For the last four weeks Baghdad has led the country in incidents. In the third week of June there were a total of 46. Violence picked up in Anbar where attacks went from 27 the week before to 42. After that there were 22 incidents in Salahaddin, 9 in Ninewa and Diyala each, 8 in Babil, and one each in Basra, Kirkuk, Muthanna, Najaf, and Wasit.

There were 365 deaths and 373 wounded in the media. That was down from 523 killed the second week of June and 431 the week before. The dead consisted of 1 Peshmerga, 6 Sahwa, 16 Hashd al-Shaabi, 173 members of the Iraqi Security Forces (ISF), and 169 civilians. The wounded were made up of 3 Peshmerga, 10 Sahwa, 16 Hashd, 40 ISF, and 304 civilians. This month there have been an average of 62.8 fatalities per day and 59.1 injured versus 77.9 dead and 61.2 wounded in May.

Anbar was the deadliest province during the week with 153 killed. Another 86 died in Ninewa, 53 in Baghdad, 50 in Salahaddin, 14 in Babil, 8 in Diyala, and 1 in Wasit. In terms of the wounded there were 140 in Anbar, 126 in Baghdad, 52 in Salahaddin, 34 in Babil, 18 in Diyala, and 3 in Kirkuk.

Violence In Iraq By Week 2015
Date
Incidents
Dead
Wounded
Jan 1-7
184
434
464
Jan 8-14
170
730
493
Jan 15-21
182
390
515
Jan 22-28
189
466
894
Jan 29-31
90
288
529
JAN
815
2,308
2,895
Feb 1-7
155
380
688
Feb 8-14
170
406
559
Feb 15-21
165
573
364
Feb 22-28
165
371
687 + 386
FEB
655
1,730
2,683
Mar 1-7
172
372
587
Mar 8-14
133
348
656
Mar 15-21
142
1,299
503
Mar 22-28
170
235
406
Mar 29-31
72
205
219
MAR
689
2,459 + 4
2,371 + 150
Apr 1-7
121
212
422
Apr 8-14
133
626
525
Apr 15-21
169
722
714
Apr 22-28
160
483
483
Apr 29-30
50
162 + 7
182 + 299
APR
633
2,212
2,625
May 1-7
154
626
450
May 8-14
154
420
549
May 15-21
124
963
387
May 22-28
108
341 + 1,499
348
May 29-31
38
66
164 + 646
MAY
578
2,416 + 1,499
1,898 + 646
Jun 1-7
132
431
476
Jun 8-14
127
523 + 405
394
Jun 15-21
141
365
373

Violence In Iraq By Province, June 2015
Province
Jun 1-7
Jun 8-14
Anbar
31 Incidents
181 Killed: 64 ISF, 23 Hashd, 40 Sahwa, 54 Civilians
162 Wounded: 77 ISF, 4 Sahwa, 7 Hashd, 74 Civilians
12 Shootings
3 IEDs
5 Suicide Car Bombs
1 Artillery
4 Mortars
2 Rockets
9 Car Bombs Destroyed
27 Incidents
55 Killed: 15 ISF, 27 Hashd, 13 Civilians
71 Wounded: 15 ISF, 24 Hashd, 32 Civilians
14 Shootings
2 IEDs
4 Suicide Bombers
8 Suicide Car Bombs
1 Missile
1 Rockets
18 Suicide Bombers Killed
5 Suicide Car Bombs Destroyed
Babil
3 Incidents
4 Killed: 4 Civilians
13 Wounded: 13 Civilians
1 Shooting
2 IEDs
5 Incidents
9 Killed: 3 ISF, 2 Sahwa, 4 Civilians
26 Wounded: 3 Sahwa, 23 Civilians
4 IEDs
1 Sticky Bomb
Baghdad
52 Incidents
73 Killed: 6 ISF, 2 Sahwa, 65 Civilians
185 Wounded: 13 ISF, 2 Sahwa, 170 Civilians
12 Shootings
28 IEDs
5 Sticky Bombs
2 Car Bombs
1 Grenade
49 Incidents
78 Killed: 7 ISF, 4 Sahwa, 68 Civilians
200 Wounded: 16 ISF, 1 Sahwa, 183 Civilians
17 Shootings
23 IEDs
5 Sticky Bombs
1 Sound Bomb
1 Suicide Car Bomb
2 Car Bombs
7 Car Bombs Destroyed
Basra
2 Incidents
1 Killed: 1 Civilian
2 Wounded: 2 Civilians
2 Shootings
1 Incident
1 Killed: 1 Civilian
1 Shooting
Diyala
10 Incidents
23 Killed: 1 ISF, 22 Civilians
41 Wounded: 41 Civilians
1 Shooting
4 IEDs
1 Sticky Bomb
1 Suicide Car Bomb
1 Mortar
12 Incidents
18 Killed: 1 ISF, 1 Peshmerga, 3 Sahwa, 4 Hashd, 9 Civilians
8 Wounded: 8 Civilians
8 Shootings
2 IEDs
Karbala
-
1 Incident
7 Car Bombs Destroyed
Kirkuk
4 Incidents
3 Killed: 3 Civilians
2 Wounded: 1 Peshmerga, 1 Civilian
2 Shootings
2 IEDs
2 Incidents
127 Killed: 2 Peshmerga, 125 Civilians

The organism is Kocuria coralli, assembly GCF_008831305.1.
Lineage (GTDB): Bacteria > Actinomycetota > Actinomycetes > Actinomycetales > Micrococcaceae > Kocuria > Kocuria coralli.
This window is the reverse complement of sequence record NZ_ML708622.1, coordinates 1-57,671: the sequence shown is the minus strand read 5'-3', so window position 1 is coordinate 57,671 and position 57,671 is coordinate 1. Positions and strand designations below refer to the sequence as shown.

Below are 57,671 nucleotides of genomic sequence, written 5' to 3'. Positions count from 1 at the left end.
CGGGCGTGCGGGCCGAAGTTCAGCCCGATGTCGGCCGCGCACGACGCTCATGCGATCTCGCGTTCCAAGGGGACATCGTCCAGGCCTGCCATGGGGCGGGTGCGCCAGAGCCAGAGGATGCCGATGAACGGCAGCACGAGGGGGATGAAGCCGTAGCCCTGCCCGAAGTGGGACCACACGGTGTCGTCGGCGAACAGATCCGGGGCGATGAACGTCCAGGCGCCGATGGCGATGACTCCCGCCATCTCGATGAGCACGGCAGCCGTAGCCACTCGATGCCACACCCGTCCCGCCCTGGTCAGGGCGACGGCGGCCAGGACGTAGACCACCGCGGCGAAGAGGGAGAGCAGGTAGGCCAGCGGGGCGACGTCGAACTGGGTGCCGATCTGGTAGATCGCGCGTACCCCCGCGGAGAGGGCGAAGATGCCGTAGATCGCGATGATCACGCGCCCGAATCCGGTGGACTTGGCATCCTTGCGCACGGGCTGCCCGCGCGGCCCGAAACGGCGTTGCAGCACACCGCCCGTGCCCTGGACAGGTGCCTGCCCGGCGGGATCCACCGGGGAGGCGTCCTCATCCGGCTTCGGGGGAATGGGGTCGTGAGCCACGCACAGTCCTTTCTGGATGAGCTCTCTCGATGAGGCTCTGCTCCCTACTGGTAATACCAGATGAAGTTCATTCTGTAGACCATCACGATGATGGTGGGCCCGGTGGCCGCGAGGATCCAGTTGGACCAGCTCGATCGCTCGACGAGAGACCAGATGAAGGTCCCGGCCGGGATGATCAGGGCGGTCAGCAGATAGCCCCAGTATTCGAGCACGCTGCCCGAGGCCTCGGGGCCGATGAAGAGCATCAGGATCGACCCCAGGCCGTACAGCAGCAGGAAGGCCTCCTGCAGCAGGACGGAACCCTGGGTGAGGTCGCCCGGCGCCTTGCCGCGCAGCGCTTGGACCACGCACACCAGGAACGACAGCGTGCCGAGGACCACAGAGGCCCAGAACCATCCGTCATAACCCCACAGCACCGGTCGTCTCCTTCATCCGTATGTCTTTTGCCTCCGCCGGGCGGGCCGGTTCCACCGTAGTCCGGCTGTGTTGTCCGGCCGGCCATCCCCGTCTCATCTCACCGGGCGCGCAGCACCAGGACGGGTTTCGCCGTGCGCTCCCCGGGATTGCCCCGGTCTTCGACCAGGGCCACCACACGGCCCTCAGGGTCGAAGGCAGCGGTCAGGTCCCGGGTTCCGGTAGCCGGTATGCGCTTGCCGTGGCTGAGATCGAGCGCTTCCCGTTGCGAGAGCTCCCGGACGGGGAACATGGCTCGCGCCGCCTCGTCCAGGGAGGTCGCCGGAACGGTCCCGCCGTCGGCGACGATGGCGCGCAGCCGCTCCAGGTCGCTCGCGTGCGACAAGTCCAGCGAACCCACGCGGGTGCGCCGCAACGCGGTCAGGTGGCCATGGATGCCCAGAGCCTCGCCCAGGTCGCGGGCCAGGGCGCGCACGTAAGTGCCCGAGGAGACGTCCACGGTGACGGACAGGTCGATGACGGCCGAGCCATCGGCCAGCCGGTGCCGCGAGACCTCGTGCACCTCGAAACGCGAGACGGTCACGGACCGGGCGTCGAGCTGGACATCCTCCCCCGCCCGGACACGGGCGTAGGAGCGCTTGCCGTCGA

13 Wounded: 13 Peshmerga
1 Shooting
Ninewa
13 Incidents
96 Civilians: 1 ISF, 95 Civilians
3 Wounded: 3 Civilians
8 Shootings
8 IEDs
9 Incidents
188 Killed: 33 ISF, 155 Civilians
13 Wounded: 13 Civilians
5 Shootings
3 Suicide Bombers Killed
Salahaddin
17 Incidents
50 Killed: 3 ISF, 36 Hashd, 11 Civilians
68 Wounded: 5 ISF, 44 Hashd, 19 Civilians
9 Shootings
5 IEDs
4 Suicide Bombers
1 Grenades
7 Car Bombs Destroyed
21 Incidents
47 Killed: 30 ISF, 13 Hashd, 4 Civilians
63 Wounded: 12 ISF, 44 Hashd, 7 Civilians
8 Shootings
3 IEDs
5 Suicide Car Bombs
1 Car Bomb
2 Mortars
29 Suicide Car Bombs Destroyed
2 Car Bombs Destroyed

Province
Jun 15-21
Anbar
42 Incidents
153 Killed: 73 ISF, 80 Civilians
140 Wounded: 14 ISF, 126 Civilians
28 Shootings
1 IED
3 Suicide Bombers
1 Rockets
7 Mortars
Babil
8 Incidents
14 Killed: 4 ISF, 1 Sahwa, 9 Civilians
34 Wounded: 2 ISF, 3 Hashd, 29 Civilians
1 Shooting
6 IEDs
1 Sticky Bomb
Baghdad
46 Incidents
53 Killed: 6 ISF, 2 Hashd, 5 Sahwa, 40 Civilians
126 Wounded: 8 ISF, 2 Sahwa, 10 Hashd, 106 Civilians
12 Shootings
17 IEDs
8 Sticky Bombs
1 Suicide Car Bomb
2 Mortars
Basra
1 Incident
1 IED
Diyala
9 Incidents
8 Killed: 8 Civilians
18 Wounded: 1 ISF, 17 Civilians
1 Shooting
6 IEDs
Kirkuk
1 Incident
3 Wounded: 3 Civilians
1 Rocket
Muthanna
1 Incident
Najaf
1 Incident
1 Suicide Car Bomb Dismantled
Ninewa
9 Incidents
86 Killed: 70 ISF, 16 Civilians
5 Shootings
16 IEDs
1 Mortar
Salahaddin
22 Incidents
50 Killed: 20 ISF, 1 Peshmerga, 14 Hashd, 15 Civilians
52 Wounded: 15 ISF, 3 Peshmerga, 11 Hashd, 23 Civilians
13 Shootings
4 IEDs
1 Rocket
1 Suicide Car Bomb Destroyed
Wasit
1 Incident
1 Killed: 1 Civilian
1 Shooting

Car Bombs In Iraq, June 2015
Date
Location
Dead
Wounded
Jun 1
Fallujah & Thar Thar x3, Anbar
58
57
Jun 2
Palestine St, Baghdad
6
13
Jun 3



Jun 4
Thar Thar, Anbar
Baya, Baghdad
5
14
Jun 5



Jun 6
Baladrooz, Diyala
14
37
Jun 7



Totals
8
83
121
Jun 8



Jun 9
Palestine St, Baghdad
10
24
Jun 10
Shula, Baghdad
6
20
Jun 11



Jun 12
Baiji x2, Salahaddin
8
20
Jun 13
Garma x4 & Haiyakil x2, Anbar
Hijjaj x4, Salahaddin
42
49
Jun 14
Baghdadi x2, Anbar
Shaab, Baghdad
3
10
Totals
17
69
123
Jun 15



Jun 16



Jun 17
Kadhimiya, Baghdad
7
16
Jun 18



Jun 19



Jun 20



Jun 21



Totals
1
7
16


From June 8-14 the Islamic State launched a huge wave of vehicle borne improvised explosive devices (VBIEDs) across central Iraq, using up most of its stocks. That resulted in a huge drop in these types of attacks during the third week of June. In the second week, 67 VBIEDs were used with 50 being destroyed or dismantled before reaching their targets, and 17 exploding. During the third week only 1 car bomb went off, while two more were destroyed. The dramatic decline in these types of attacks was one reason why casualties were down for the week.